President Trump just admitted that Russia helped elect him president. “I had nothing to do with Russia helping me to get elected. It was a crime that didn’t exist,” Trump rage-tweeted, adding that this again shows that special counsel Robert S. Mueller III’s investigation was a “Witch Hunt Hoax.”
Trump then rushed to clarify matters. “Russia did not help me get elected,” Trump told reporters. “Russia didn’t help me at all.”
But here’s the thing: Russia did help Trump get elected. And Trump cannot make this fact disappear, even though he has spent more than two years trying.
Some will argue that Trump’s quicksilver views shouldn’t be taken seriously at any given moment. But Trump actually has spent much of his presidency suggesting the Russian attack on our political system on his behalf never happened at all (while occasionally admitting it has).
Mueller’s remarks concluding his investigation demolished this big lie with great clarity. But this has gotten lost in some of the media coverage, which has treated the argument over them as a spin war in which both sides are milking the comments for partisan purposes in equivalent fashion.
But that’s not what’s happening. In reality, Trump and Republicans are flatly falsifying what Mueller said, by widely sticking to the propagandistic lie that Mueller confirmed “no obstruction” and “no collusion.” By contrast, Democrats are mostly navigating internal disagreements over how to interpret what Mueller’s comments require of them, which has kept them far more oriented toward what he actually did say. There’s no equivalence here.
An objective, plain reading of Mueller’s comments should punch through this false-equivalency clutter, helping point towards some stark truths for all to see:
- Trump has been lying to the American people for more than two years about the circumstances of his ascension to the presidency, and Mueller has provided a forceful antidote to this lie.
- Trump’s efforts to obstruct justice were not merely about protecting himself from imagined unfair prosecution. Rather, they were about preventing those large truths from coming out.
- Trump and many top aides — with help from Republicans such as Senate Majority Leader Mitch McConnell (R-Ky.) — are trying to duplicate those circumstances again, or at least are taking active steps that make this rerun more likely.
Let’s be as clear as possible: Mueller’s comments, read objectively, confirm many of the broad contours of this story.
What Mueller told us
It’s been widely noted that Mueller opened and closed his comments with a forceful denunciation of 2016 Russian interference. Mueller described the sweeping scope and seriousness of the criminality at its core, the ways it undermined our democracy and political system, and its goal of hurting one candidate — Trump’s opponent.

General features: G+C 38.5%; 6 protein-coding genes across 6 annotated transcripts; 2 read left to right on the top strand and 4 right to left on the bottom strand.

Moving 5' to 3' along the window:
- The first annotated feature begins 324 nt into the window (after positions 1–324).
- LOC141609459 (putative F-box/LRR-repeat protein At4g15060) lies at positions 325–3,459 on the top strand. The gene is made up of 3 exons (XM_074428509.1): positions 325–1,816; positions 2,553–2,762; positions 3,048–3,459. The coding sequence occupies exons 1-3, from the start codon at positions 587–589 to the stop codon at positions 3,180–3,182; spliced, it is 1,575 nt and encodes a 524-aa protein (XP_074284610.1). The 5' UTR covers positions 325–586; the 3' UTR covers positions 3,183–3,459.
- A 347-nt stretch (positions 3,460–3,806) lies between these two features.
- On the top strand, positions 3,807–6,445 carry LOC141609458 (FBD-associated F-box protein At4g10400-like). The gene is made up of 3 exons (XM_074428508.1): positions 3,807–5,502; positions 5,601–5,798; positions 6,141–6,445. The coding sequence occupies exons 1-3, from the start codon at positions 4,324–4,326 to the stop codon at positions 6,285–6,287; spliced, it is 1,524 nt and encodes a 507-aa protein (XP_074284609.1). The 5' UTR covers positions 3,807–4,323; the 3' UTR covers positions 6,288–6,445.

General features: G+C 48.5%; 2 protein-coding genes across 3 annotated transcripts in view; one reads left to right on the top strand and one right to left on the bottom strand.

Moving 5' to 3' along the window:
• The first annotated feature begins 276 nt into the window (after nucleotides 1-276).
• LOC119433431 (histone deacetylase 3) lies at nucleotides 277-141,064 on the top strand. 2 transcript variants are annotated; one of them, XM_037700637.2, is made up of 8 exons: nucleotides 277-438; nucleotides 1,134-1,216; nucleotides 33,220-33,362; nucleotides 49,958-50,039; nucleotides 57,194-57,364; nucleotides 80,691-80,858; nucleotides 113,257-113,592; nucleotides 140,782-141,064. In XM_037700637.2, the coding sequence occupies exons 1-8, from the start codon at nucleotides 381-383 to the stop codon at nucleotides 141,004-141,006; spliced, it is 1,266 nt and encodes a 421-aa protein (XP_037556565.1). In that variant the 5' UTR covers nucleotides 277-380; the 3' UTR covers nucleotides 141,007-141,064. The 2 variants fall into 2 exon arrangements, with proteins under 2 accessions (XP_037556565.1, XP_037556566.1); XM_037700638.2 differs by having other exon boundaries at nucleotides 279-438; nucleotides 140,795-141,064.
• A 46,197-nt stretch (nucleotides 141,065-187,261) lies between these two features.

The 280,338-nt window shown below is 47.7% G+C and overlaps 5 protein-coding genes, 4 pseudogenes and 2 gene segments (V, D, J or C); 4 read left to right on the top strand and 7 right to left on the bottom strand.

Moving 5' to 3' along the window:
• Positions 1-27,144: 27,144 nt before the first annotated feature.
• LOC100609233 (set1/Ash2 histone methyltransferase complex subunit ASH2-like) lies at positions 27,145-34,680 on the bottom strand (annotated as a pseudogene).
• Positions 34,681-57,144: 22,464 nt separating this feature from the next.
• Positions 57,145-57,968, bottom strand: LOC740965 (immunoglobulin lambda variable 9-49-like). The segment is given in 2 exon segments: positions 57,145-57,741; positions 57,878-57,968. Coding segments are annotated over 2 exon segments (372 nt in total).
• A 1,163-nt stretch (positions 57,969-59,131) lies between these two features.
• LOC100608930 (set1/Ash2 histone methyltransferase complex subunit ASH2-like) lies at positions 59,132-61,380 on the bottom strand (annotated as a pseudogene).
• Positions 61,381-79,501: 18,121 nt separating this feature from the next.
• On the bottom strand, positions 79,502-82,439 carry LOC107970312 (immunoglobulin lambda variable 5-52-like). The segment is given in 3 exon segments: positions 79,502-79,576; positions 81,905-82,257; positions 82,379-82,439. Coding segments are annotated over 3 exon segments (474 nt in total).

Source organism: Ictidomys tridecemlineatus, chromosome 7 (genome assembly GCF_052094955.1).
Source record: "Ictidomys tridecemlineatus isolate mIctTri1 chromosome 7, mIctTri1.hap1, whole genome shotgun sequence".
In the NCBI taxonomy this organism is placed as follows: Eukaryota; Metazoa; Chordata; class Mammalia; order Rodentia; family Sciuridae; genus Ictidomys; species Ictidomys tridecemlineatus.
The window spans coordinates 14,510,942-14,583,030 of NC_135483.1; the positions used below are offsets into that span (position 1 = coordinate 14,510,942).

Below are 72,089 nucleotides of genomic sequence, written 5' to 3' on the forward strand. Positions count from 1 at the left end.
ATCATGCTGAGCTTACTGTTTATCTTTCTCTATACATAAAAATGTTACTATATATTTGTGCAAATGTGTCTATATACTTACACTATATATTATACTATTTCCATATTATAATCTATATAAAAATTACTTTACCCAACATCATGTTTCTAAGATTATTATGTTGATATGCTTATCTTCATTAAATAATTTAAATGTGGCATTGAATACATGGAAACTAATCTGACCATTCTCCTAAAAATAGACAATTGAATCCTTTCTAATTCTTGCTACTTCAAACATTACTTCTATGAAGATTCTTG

All that was documented in Mueller’s report, but his underscoring of it is the point. Indeed, Mueller closed by saying it “deserves the attention of every American.”
What has not been widely noted is why this matters. Mueller clarified that the gravity of these acts is a key reason he investigated Trump’s efforts to obstruct his investigation. Mueller said this obstruction struck “at the core” of his effort to get to the bottom of the Russian attack.
In other words, Mueller didn’t simply refuse to clear Trump of criminal obstruction (by clarifying that he was constrained from bringing charges by Justice Department policy). He also underscored that this obstruction was a grave act of wrongdoing because it was designed to derail an accounting of a foreign attack on our political system, irrespective of any criminal conspiracy with it.
The Mueller report also extensively documents all the ways Trump and his advisers actively encouraged this sabotage and sought to profit from it. Which means Trump’s claim that he had “nothing to do” with that effort is also a lie.
Trump World’s position: Russian attack never happened
The story here should be that Mueller wrecked the entire foundation of Trump World’s account of 2016 — that one side’s lies have been reduced to smoldering rubble, not that the two sides are locked in partisan combat over what Mueller said.
Whatever extremes you might find on the Democratic side — some surely hyped the “collusion” angle — the primary difference here has been over how seriously to take the Russian interference effort, for purposes of preventing it from happening again.
Mueller has told us all to take it extremely seriously.
Against that backdrop, Trump campaign manager Brad Parscale blithely insists Russia “never” helped Trump in 2016. Trump’s son-in-law, Jared Kushner, laughs off this Russian help as “a couple of Facebook ads.”
This, even though members of Trump’s own intelligence services — such as FBI director Christopher Wray — flatly claim these efforts are a clear and present threat.
Meanwhile, McConnell is blocking bipartisan election-security bills. As Chris Hayes suggests, McConnell “seems to be effectively inviting Russia or any other foreign government to undermine our elections once again.”
Trump did rapidly retract his admission that he benefited from Russian help. But he can’t make this reality — or his corrupt efforts to keep it buried — disappear.